Home' Trinidad and Tobago Guardian : December 21st 2014 Contents TV to watch by tree light
Another good Sunday for
cable/DirecTV choice features BC on
TV s all-time favourite horror (*The
Shining, 10.05 pm TCM BEST FILM
OF THE WEEK), its near-favourite acci-
dental comedy (Glitter, 3 pm HBOF), a
great sci-fi action flick (*Looper, 9 pm
Max), the Aids drama that won Best
Actor (Matthew McConaughey) and Best
Supporting Actor (Jared Leto) Oscars, and a film that surely will be picked
in the future (Dallas Buyers Club, 1.20 pm, 4.20 pm Fox1) and a former Best
Picture Oscar-winner (The Hurt Locker, 1.30 pm Fox Action). The week offers
a flawed but still intriguing crime twister (A Simple Plan, 5.25 pm tomorrow,
Sundance) and a great American Independent (Gimme the Loot, 9 pm Tuesday
Sundance). Regretfully, BC on TV is still unable to source advance cable/DirecTV
scheduling past Wednesday, leaving Christmas a big guess, apart from the
near cert of at least one network airing James Stewart s wonderful life.
TODAY'S BEST FILM:
Shrek (Andrew Adamson & Vicky Jenson/ 2001/ USA/ Animation-Adven-
ture-Comedy-Fantasy/ 90 mins/ PG for some crude humour and mild lan-
guage), 1.05 pm today Fox Family. Watch this if you liked Toy Story, Shark
Tale or Finding Nemo. The sequels have maintained the very high standard
of the original but the first is always most memorable. With a better script
than most modern films, crackling performances from Mike Myers imitating
Billy Connolly and Eddie Murphy as the wise-ass ass---his best role since
Axel Foley in Beverly Hills Cop---and the rest make this an exceptional film.
Hard to top Dreamworks own tag line: the prince isn t charming, the princess
isn t sleeping, the sidekick isn t helping, the ogre is the hero: fairy tales will
never be the same again.
REST OF THE WEEK:
Sweeny Todd: The Demon Barber of Fleet Street (Tim Burton/ 2007/
UK-USA/ Horror-Musical-Thriller-Fantasy/ 116 mins/ R for graphic bloody
violence), 8 pm Tuesday DirecTV Channel. Watch this if you liked Pan s
Labyrinth, Tim Burton s Corpse Bride or Kill Bill Vol I. The kind of musical
you d expect Tim Burton to make: one filled with buckets of gore, sliced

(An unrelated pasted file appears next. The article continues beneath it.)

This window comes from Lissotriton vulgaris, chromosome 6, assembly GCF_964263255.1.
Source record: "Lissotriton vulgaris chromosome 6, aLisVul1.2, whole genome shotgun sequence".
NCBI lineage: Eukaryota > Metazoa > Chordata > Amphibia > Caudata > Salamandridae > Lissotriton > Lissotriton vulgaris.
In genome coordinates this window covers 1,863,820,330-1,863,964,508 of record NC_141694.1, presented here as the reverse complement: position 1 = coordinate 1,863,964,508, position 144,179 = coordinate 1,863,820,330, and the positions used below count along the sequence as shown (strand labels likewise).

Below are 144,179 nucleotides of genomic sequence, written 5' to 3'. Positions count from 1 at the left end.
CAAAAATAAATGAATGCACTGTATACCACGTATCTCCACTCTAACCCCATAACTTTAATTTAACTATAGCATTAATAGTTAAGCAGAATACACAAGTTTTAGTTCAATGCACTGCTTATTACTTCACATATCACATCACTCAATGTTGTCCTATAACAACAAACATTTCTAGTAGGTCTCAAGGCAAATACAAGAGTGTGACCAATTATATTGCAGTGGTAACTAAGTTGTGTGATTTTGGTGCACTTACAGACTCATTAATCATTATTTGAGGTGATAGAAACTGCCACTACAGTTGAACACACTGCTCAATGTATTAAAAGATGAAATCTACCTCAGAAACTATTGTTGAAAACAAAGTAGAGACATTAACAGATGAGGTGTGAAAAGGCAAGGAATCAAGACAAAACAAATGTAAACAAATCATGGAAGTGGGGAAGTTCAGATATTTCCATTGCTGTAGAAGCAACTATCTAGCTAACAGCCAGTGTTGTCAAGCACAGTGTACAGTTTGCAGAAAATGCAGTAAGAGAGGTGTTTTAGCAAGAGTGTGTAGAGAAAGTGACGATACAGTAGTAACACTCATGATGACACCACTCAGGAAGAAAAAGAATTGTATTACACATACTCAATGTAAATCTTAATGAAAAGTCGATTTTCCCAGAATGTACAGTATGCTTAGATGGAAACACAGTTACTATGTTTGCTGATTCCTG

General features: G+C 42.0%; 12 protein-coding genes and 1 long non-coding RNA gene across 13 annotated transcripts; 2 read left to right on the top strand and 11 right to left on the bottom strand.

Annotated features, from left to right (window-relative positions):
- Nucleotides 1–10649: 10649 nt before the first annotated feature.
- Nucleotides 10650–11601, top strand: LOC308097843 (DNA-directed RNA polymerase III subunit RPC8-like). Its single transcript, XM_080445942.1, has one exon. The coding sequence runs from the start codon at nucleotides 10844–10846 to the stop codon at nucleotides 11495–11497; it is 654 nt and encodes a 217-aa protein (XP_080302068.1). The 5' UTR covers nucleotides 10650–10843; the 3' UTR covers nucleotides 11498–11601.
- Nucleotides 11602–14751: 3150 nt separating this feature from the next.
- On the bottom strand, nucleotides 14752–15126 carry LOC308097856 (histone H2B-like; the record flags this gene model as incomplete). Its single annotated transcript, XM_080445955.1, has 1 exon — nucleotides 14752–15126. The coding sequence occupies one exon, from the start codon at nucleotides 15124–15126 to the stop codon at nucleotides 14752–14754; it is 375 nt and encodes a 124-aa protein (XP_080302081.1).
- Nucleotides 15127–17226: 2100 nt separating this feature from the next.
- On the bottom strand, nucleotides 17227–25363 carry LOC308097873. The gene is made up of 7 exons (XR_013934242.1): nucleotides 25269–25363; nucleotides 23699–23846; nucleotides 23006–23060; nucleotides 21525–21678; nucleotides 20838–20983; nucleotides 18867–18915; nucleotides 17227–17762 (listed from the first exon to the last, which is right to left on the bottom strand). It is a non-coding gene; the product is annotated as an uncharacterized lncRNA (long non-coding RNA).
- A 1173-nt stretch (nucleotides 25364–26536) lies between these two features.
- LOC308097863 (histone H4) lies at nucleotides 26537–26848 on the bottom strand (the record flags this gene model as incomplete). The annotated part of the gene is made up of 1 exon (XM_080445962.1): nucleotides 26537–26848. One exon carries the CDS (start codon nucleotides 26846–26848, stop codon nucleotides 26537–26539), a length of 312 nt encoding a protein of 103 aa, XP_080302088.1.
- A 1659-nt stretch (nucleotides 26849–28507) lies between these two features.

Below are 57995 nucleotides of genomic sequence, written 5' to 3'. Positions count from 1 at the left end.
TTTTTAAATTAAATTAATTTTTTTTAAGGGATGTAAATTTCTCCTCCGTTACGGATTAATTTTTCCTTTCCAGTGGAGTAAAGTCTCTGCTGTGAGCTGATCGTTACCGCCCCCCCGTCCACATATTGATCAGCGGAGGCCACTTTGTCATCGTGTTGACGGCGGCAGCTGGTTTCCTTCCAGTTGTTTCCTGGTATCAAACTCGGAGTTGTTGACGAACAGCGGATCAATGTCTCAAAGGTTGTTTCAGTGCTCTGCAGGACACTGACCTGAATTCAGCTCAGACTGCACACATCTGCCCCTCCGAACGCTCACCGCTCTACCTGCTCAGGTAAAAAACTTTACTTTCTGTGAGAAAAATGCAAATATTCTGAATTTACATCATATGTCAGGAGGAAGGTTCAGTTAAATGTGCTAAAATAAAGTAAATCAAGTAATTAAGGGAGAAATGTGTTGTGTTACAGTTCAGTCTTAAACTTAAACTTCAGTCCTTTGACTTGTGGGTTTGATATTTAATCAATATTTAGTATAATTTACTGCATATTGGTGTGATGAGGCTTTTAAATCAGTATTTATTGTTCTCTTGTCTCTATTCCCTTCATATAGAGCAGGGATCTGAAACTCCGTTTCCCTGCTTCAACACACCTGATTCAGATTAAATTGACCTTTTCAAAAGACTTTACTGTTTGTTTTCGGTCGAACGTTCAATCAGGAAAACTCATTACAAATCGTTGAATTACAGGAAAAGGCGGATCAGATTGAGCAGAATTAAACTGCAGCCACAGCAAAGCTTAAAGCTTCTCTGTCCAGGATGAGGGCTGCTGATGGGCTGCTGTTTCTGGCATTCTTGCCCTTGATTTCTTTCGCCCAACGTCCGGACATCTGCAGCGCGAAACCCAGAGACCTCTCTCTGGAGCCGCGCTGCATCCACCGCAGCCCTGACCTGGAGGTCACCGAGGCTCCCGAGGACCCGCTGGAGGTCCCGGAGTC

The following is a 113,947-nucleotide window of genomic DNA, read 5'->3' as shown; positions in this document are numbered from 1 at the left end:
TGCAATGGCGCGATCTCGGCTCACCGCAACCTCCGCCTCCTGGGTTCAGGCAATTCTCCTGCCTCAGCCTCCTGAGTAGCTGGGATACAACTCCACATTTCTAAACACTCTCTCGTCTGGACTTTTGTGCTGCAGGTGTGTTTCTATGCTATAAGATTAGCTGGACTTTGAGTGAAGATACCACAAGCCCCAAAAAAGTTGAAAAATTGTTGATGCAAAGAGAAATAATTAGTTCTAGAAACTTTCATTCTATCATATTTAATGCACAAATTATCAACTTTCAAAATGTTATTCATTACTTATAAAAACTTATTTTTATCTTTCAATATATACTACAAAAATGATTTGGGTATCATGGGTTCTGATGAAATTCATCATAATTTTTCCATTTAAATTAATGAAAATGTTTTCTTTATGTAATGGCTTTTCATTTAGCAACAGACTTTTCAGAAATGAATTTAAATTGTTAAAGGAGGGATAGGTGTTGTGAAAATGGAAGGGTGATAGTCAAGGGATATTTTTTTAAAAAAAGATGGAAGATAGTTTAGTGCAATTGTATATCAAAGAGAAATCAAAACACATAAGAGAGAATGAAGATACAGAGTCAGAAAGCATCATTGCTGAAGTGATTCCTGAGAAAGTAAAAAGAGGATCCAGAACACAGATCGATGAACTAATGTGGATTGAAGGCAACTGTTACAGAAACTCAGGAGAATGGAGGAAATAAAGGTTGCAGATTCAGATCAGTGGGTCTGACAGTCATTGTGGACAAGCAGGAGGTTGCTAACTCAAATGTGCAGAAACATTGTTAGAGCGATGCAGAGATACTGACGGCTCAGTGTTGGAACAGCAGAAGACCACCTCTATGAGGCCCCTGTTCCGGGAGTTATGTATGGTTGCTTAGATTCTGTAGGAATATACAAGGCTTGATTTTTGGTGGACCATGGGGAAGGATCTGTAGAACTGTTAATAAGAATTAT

throats set to music and a stunning songbook, as clever as it is macabre.
Almost by lagniappe, Johnny Depp, Helena Bonham Carter and Alan Rickman
are amazing in the lead roles---but the violence is extreme, superbly done
and deeply disturbing; assume nightmares as the price of viewing.
The Polar Express (Robert Zemeckis/ 2004/ Animation-Adventure-Christ-
mas-Family/ 100 mins/ G), 8.15 pm Christmas Eve HBO Family. Watch this
if you liked Hugo, The Nightmare Before Christmas or The Grinch. The first
all-digital film to earn almost mandatory Christmastime scheduling, Robert
"Back to the Future" Zemeckis teams up again with Tom "Forrest Gump"
Hanks to make a film that both captures the spirit of Christmas and maximises
modern technology to build atmosphere, most notably excitement (particularly
in the exterior train sequences). Despite the very strong visuals, only a few
of its awards or nominations were for animation; still, it captures the Christmas
feel remarkably. One for the family to watch by the lights of the tree.
ALSO LOOK OUT FOR:
Mon: *Warm Bodies, 7.20pm Fx1; Tues: Mad Max II: The Road Warrior,
3.50pm Max; Wed: M.A.S.H., 9pm FxCl.
*Starred films have been chosen in the last three months. Scheduled
Internet times often vary on the day, particularly around month-end.
Sunday Guardian www.guardian.co.tt December 21, 2014
Miss Julie: The first T&T pro-
duction of August Strindberg's
classic naturalistic play Miss Julie
closes tonight at the CLR James
Directed by Errol Sitahal and
co-directed by Aryana
Mohammed, the production stars
Rebecca Foster in the title role and
Vedesh Nath as her servant Jean
(pictured above). Tishanna
Williams plays the role of Chris-
tine, Jean s fiancée. It is produced
by FAB Productions.
Set in Miss Julie s father s estate s
kitchen on Christmas Eve night,
the play shows the developing
romance between Miss Julie and
Jean. Their relationship escalates
when Jean pretends to be in love
with Miss Julie, and persuades her
to run away as it is the only way
they can escape their dark pasts
and even darker realities.
There will be two shows today,
Trinidadian author Amanda
Smyth has made her debut into
the world of children's books. Her
picture book, The Blessing of
Charlie Sand (Caribbean Reads,
2014), is a tale set in Trinidad
about the friendship of two boys---
and maybe some magic.
Illustrated in vivid colour by
Colin Bootman, the book has as
its main characters Bubba and
Sirus. They swim in the river by
starlight, polish shells and collect
feathers together. Their youthful
bromance is interrupted by the
arrival in town of one Charlie Sand,
leaving Sirus to wonder why his
best friend no longer cares to hang
out with him.
Without being preachy or trea-
cly, the story captures the kind of
dilemma one often faces in friend-
ship at any age. It offers a nicely
Zen solution to Sirus s problem,
with a touch of mystery that will
strike just the right note for
Recommended for readers aged
six to nine years.---LAA
A Trifecta of the Week's Best Films on the Box
The magic of friendship
Miss Julie closes tonight
Trini-Irish writer Amanda Smyth.
Yuck it up with a cartoon classic, Shrek.
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